Queensland Country Life and Shooters Union of Australia run an article this week highlighting firearm safety and how complacency can kill. With more people enjoying hunting and shooting more than ever it’s a perfect time to ensure the people we are introducing, understand the basic principles for firearm handling.
Recently Iintroduced agroup of friends to hunting for the first time. Firearm safety was the highest priority of the trip. With a few simple rules laid out from the start the weekend went flawlessly. The rules are simple and when presented from the start it builds habbits for proper firearm handling. I insisted they call me out if they felt I was not following the same rules I had laid out.
Many people follow a selection of these rules but its good practice to follow and insist that all are followed.
Treat all firearms as if they are always loaded
Never point a firearm at anything you are not willing to see destroyed
Keep your finger offthe trigger until the firearm is pointed at the target
Always be sure of your target and the area behind it before you fire
I often hunt with very experienced hunters. With this aside it is always general practice to confirm chambers are clear and firearms are safe for walking or storage. This is especially important after contact with an animal has been made or when there has been a distraction.
QCL interviewed Shooters’ Union of Australia president, Graham Park.
We take it for granted that people who have used rifles, shotguns, handguns, or semi-automatic weapons as a tool in their daily work routine are well aware of these, and most are, but it’s complacency that’s killing us.
“People that are around firearms all their life tend to lessen their vigilance for the basics”.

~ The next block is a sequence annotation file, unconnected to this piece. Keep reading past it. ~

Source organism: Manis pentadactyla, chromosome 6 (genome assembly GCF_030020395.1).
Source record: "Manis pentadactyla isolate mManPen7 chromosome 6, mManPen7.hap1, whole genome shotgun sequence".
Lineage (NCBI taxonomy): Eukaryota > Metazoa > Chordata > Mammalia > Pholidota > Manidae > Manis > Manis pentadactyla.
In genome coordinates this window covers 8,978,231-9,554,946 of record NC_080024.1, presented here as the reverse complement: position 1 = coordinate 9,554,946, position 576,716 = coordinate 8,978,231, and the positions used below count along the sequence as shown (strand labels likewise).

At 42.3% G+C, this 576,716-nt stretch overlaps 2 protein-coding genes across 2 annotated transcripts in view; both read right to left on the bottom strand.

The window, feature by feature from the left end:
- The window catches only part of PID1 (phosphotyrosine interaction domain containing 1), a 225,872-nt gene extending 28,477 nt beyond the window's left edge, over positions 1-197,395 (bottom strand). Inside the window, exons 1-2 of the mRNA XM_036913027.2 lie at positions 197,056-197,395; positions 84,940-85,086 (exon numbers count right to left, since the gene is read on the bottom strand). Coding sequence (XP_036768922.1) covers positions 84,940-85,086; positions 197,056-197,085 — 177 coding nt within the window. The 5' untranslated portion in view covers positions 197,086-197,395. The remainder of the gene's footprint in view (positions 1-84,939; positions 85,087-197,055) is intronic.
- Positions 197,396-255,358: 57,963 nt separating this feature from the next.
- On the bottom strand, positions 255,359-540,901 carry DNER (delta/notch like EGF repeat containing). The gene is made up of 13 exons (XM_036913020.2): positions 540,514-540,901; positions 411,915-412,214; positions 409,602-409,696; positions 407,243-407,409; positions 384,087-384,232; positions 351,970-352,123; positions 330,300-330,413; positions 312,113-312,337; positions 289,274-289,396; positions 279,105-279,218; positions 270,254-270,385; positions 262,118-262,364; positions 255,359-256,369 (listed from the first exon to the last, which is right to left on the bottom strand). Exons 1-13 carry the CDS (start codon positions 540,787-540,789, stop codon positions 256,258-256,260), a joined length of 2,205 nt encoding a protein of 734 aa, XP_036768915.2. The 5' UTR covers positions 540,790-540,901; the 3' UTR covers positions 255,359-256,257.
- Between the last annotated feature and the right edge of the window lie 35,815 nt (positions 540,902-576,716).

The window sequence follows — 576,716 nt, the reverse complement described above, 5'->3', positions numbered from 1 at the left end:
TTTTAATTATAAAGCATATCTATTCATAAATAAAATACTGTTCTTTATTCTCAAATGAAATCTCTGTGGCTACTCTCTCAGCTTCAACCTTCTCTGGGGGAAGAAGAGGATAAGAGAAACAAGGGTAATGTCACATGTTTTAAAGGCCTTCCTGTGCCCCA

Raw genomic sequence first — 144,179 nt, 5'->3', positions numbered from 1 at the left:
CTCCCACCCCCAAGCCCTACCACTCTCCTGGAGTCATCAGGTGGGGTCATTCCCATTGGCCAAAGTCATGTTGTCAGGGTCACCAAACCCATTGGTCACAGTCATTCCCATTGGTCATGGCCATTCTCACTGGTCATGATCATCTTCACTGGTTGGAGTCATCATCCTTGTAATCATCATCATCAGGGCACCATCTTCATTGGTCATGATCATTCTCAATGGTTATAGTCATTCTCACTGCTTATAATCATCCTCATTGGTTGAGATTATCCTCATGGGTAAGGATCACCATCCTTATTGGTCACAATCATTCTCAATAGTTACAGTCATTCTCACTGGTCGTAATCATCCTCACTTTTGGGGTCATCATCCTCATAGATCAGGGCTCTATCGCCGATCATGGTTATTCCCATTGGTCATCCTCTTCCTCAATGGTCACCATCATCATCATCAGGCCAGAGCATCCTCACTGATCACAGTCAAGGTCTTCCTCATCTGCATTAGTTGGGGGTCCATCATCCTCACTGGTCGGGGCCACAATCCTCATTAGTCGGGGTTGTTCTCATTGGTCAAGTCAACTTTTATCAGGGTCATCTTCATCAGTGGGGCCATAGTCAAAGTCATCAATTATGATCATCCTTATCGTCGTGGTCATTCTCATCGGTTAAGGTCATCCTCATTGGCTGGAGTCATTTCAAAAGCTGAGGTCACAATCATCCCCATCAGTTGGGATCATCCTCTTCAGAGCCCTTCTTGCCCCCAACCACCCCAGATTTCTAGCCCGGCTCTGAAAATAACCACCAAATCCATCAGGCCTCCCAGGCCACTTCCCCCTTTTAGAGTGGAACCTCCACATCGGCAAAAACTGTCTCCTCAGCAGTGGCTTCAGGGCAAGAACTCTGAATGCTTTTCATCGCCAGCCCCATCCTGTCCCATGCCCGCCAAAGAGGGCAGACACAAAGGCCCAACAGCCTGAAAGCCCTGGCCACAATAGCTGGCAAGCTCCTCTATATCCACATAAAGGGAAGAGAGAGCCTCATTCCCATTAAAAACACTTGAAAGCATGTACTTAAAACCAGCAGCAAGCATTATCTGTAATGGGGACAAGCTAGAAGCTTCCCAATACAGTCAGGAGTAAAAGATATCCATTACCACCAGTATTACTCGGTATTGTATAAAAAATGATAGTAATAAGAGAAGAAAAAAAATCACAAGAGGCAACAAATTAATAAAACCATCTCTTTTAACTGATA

“Some of the people who’ve had accidents with guns are very experienced,” he said.
At the same time, there are relatively few accidents involving firearms, and the number is dropping.
According to the Australian Institute of Health and Welfare, there were 338 hospitalised cases in 2013–14 and 209 deaths in 2012–13 as a result of firearm-related injuries.
Over a third of hospitalised cases were the result of unintentional injury, one-third resulted from assault, and in almost one-fifth of cases, the intent was undetermined.
In contrast, over 79 per cent of deaths resulted from intentional self-harm, while over 17pc resulted from assault (homicide).
Most people injured by firearms were male—93pc of hospitalised cases and 91pc of deaths resulting from firearm-related incidents.
Rates of firearm-related injuries for both hospitalised cases and deaths fell between 1999–00 and 2005–06 from a starting rate of 2 cases per 100,000 population to 1.5 per 100,000 for hospitalised cases, and 1 per 100,000 for deaths in 2013–14.
“It’s a good news story these days – accidental injuries with firearms has dropped dramatically in Australia in the last 50 years,” Mr Park said. “It’s a combination of a few things – guns are safer nowadays, and there’s better training.”
While courses are a requirement for people wanting a weapons licence, Mr Park said they were just generally a good idea.
“Parents have been taking their young people along and sitting in on the instruction, and you can see it’s a good reminder for them.”
Mark Costello, the principal of Asset Training, Queensland’s largest training agency, said they filled every course they scheduled, both in Brisbane and regional areas.
This amounted to around 5000 people a year receiving instruction, which Mr Costello said was a mix of property owners, sporting shooters, collectors, people who wanted to go hunting, and pest controllers.
Ages ranged from 11 to 94.
Mr Costello was complimentary of Queensland’s licensing system, saying that it was only a day in length but was comprehensive.
“It leads to high standards,” he said. “We’re seeing a trend in people being more conscious of safety with their tools.”
Mr Park summarised it with the following: “If you understand basic safety, all you’ll have is embarrassment, not a tragedy.”